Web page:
Ten years isn’t as long as it used to be. When I was a kid, ten years was a lifetime. That’s probably because when you’re ten years old, ten years is literally a lifetime. When you get to twenty, ten years still seems like a pretty long time, and thirty seems really old. When you finally get to thirty, you don’t feel old at all, and you are starting to have an appreciation for how much time seems to be speeding up, but forty still seems like a long way off. Well, I’m almost forty now, and I can assure those of you who are still in your twenties, I only turned thirty about six months ago. At least, it sure seems that way.
A lot has happened since I turned thirty. I got married and had three kids, for starters. I was a carefree youngster ten years ago. Now I’m a really responsible guy known around the house as, “Daddy.” Our oldest son is six, but that’s impossible, because there is no way I’ve been a dad for over six years. We only had him a couple of years ago, max. At least, it sure seems that way.
The passage of time has a way of accelerating as you grow older, and apparently it really kicks into gear around age forty.
I noticed the other day that almost everything we bought or received right around the time we got married seems to be falling apart. The waffle maker is shooting craps, the gift-registry china is all chipped, the blender leaks, the ridiculously expensive duvet cover (that’s fancy-talk for blanket) is showing signs of wear, and don’t even get me started on the bed itself. Our California king now has two deep sleep-valleys on either side and a large mountain range that resides directly between us. If I want to visit my wife on her side of the bed, I have to get climbing gear and mount an expedition over the king-sized continental divide.
As I’m noticing all these heavily used items recently, I keep thinking, “This thing can’t possibly be worn out yet! We’ve only had it for a year or two.” That’s the problem with this time acceleration phenomenon we all face. If I stop and think about when we got the item in question, I realize it’s almost a decade old. But it still tends to be really aggravating, because it doesn’t seem at all possible that it could have been that long.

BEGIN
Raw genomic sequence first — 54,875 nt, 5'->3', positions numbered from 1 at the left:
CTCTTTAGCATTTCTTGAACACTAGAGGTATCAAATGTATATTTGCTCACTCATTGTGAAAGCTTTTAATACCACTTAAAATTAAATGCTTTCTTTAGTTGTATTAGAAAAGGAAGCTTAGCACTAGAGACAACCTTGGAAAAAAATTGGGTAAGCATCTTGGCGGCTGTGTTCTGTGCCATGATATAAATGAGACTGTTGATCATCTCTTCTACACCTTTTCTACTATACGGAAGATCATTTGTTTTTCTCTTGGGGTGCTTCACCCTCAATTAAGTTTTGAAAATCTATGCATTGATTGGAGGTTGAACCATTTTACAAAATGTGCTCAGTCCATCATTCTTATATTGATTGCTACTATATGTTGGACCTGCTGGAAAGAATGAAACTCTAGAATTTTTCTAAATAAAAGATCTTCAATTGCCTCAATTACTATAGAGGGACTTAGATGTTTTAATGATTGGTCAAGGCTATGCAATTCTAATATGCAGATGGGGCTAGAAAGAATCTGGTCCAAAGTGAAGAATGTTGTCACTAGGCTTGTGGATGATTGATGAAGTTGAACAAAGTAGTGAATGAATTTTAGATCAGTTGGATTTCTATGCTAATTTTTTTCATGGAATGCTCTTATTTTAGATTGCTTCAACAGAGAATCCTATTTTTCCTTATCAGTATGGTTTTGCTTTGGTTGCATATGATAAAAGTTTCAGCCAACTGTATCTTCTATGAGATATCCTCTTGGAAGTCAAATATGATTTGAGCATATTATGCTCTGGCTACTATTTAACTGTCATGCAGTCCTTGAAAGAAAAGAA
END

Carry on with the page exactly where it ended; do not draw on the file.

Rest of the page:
However, the things in the house wearing out are, unfortunately, not the biggest concern I’m facing right now. It’s the who in the house that is wearing out that has me really worried. Namely, me. I, myself, happen to be deteriorating at an alarming rate, and that is much more concerning to me than what has happened to the duvet cover.
When I was twenty I was damn-near bullet-proof. I could see like an eagle and run like a cheetah. My hair looked cool, my waist was slim, and my muscles were like steel springs. If I broke my leg at 4:00 pm it would be healed by 8:00 the next morning, and I bounced out of bed every day ready to tackle the world. I was poor and stupid, but I was quick and tough.
When I was thirty, not much had changed from that. I wasn’t quite as poor, and I was a whole lot smarter, but I was still virtually bullet-proof. Actually, I was probably only bullet-resistant at that point, but I still felt great every day.
Now, not even a full ten years later, I am a train wreck. My belly has become quite a bit fatter, while my butt seems to be disappearing. The vast majority of the hair on my head has left for good, and much of it seems to have migrated onto my neck and upper back. I have intermittent neck pain that can be temporarily relieved by cracking the vertebrae in my neck so loudly that it makes my wife jump. I’ve got a calcium deposit on one of my elbows that you could chalk like a pool cue, and my knees hurt when I go up and down stairs. I have a form of arthritis in one of my big toes that prevents it from bending backward properly, and my podiatrist tells me it will require surgery to fix. My good cholesterol is low, my bad cholesterol is high, and if I sit on the floor for more than three minutes I will be sore for the next three days. My lower back is completely shot, and I now actually wake up more sore than when I went to bed. I can throw my back out while sleeping. One of my shoulders pops in and out when I swing my arm, and I can now only sleep on my back because my arms go totally dead when I try to sleep on my sides. My night vision has noticeably deteriorated, and my hearing is going, evidenced by the volume of the TV these days. My teeth are slowly falling apart, my brain is rapidly slowing down, my taste buds are dulling, and I have developed some really wicked seasonal allergies that if I fail to treat with prescription drugs, can make me wish for the sweet release of death.
When I turned thirty, I had an ingrown toenail. That was the full extent of my medical problems.
I’m not complaining, mind you, just marveling at how fast things can change. I know all you sixty-year-olds are laughing at me right now, saying, “Just wait, buddy. It gets worse.” At this point, I just hope I make it that long to find out!
The upside is, the way time seems to be accelerating, it will only be three or four years until I’m sixty. At least, it sure seems that way.
See you soon,
Copyright © 2011 Marc Schmatjen
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